The second group are intel 6900K and 7700K with similar GPUs, I even put in a 1070SLI result and it didn't make any difference, Physics scores land where we expect given the maturity and OC levels that are achievable but the combined score all tops out at 9000-10000. Intel architecture has a limitation too but it is higher than the current knowledge of AMD allows.

The third image is 1800X with 1060 and 7700K with 1060. Physics scores are in range but combined scores are lower and roughly the same as each other, That is more in line of what using a lower powered GPU would lead you to expect.

I did not include it but Single RX480 shows a similar combined scores of 5000-5400 on both 1800X and 7700K while Crossfire 480s Increase on 7700K to the 7000s while 1800X is topping out at about 5800.

If the CCX was root of the problem and not a symptom, then you would see a similar disparity between Intel and AMD regardless of the GPU used and that does not appear to be the case.

I'm sure the DF fabric can be tuned to provide better performance as the platform gains maturity. Faster memory support is certainly beneficial as it also increases the DF LCLK. At least with Intel, CPU PLL, together with the IO voltage allows the tuning of the equivalent interconnects. I highly recommend that owners do some tests while adjusting SOC and CPU PLL voltages because if I'm right, that area of the bios is where the tuning improvements are going to come from.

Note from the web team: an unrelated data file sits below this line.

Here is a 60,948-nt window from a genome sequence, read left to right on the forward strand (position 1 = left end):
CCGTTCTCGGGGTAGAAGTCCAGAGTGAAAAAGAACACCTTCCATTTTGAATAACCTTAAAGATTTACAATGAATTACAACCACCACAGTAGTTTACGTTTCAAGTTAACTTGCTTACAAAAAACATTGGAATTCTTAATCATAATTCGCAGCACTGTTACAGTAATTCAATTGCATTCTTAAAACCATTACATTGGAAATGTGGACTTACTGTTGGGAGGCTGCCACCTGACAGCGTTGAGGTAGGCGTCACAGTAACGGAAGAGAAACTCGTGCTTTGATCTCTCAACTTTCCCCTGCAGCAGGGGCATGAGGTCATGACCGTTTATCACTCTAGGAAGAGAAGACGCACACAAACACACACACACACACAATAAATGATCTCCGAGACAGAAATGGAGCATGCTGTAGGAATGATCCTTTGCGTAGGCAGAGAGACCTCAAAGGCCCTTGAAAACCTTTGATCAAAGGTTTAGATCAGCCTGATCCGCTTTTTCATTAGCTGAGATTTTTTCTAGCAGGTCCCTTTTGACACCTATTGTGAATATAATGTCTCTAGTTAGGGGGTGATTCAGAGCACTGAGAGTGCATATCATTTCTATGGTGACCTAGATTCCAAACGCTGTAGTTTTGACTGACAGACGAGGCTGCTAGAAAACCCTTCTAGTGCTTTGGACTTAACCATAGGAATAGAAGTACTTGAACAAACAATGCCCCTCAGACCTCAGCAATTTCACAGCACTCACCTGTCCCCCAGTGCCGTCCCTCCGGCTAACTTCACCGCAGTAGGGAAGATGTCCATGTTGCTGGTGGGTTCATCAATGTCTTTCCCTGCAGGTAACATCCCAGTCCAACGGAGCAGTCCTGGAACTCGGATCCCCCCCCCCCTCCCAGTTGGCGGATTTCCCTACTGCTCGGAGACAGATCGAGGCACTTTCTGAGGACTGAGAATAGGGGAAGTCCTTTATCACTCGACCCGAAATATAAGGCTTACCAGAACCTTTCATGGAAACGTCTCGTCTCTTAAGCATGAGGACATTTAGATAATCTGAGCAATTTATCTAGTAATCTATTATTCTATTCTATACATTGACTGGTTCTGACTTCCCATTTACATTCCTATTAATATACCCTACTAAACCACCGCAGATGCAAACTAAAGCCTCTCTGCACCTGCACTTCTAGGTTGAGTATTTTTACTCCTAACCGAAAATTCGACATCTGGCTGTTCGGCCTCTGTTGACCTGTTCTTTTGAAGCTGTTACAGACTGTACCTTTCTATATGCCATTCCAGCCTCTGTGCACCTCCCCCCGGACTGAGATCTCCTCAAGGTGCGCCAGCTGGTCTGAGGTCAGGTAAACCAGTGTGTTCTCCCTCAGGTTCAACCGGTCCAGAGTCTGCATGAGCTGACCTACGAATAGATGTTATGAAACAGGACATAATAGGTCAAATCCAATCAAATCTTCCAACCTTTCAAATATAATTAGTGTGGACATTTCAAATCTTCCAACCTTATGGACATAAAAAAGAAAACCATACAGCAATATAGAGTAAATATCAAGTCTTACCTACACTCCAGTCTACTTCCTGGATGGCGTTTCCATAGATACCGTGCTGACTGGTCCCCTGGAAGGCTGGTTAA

Osjur

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Yeah it shows that 4 is better than 2+2 as a thought but doesn't tell why 4+4 and 3+3 is so much faster.
 

Kromaatikse

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You are showing your ignorance about ethernet networking. Gigabit, 10Gig, 100BaseT 10BaseT 2Base2 all use CSMA/CD (Carrier Sense Multiple Access with Collision Detection). That basically means that a device on the network just throws packets of data out addressed to another device and sees if the packet or group of packets generates an acknowledgement. If the ack doesnt come back, it sends it again because it assumes that the last packet had a collision with a packet from another device going elsewhere.
Oh dear. Your first paragraph and substantive statement in the post, and it's flat-out wrong. I stopped reading.

The older "bus Ethernet" standards: 10base-2, 10base-5, 10base-T half-duplex, 100base-TX half-duplex. These are all half-duplex protocols and assuming a shared-bus topology. The twisted-pair wiring used by 10base-T and 100base-TX actually supports full-duplex signalling, but this capability is ignored in the half-duplex mode. The coaxial cable used by the others mentioned physically supports only half-duplex signalling. This is the version of the protocol using CSMA/CD.

CSMA/CD stands for Carrier Sense Multiple Access with Collision Detection. It should not be confused with CSMA/CA which uses Collision Avoidance. Wifi is a CSMA/CA technology, which uses the link-level acknowledgements and retries you describe; it's very inefficient and leads to high latency and jitter.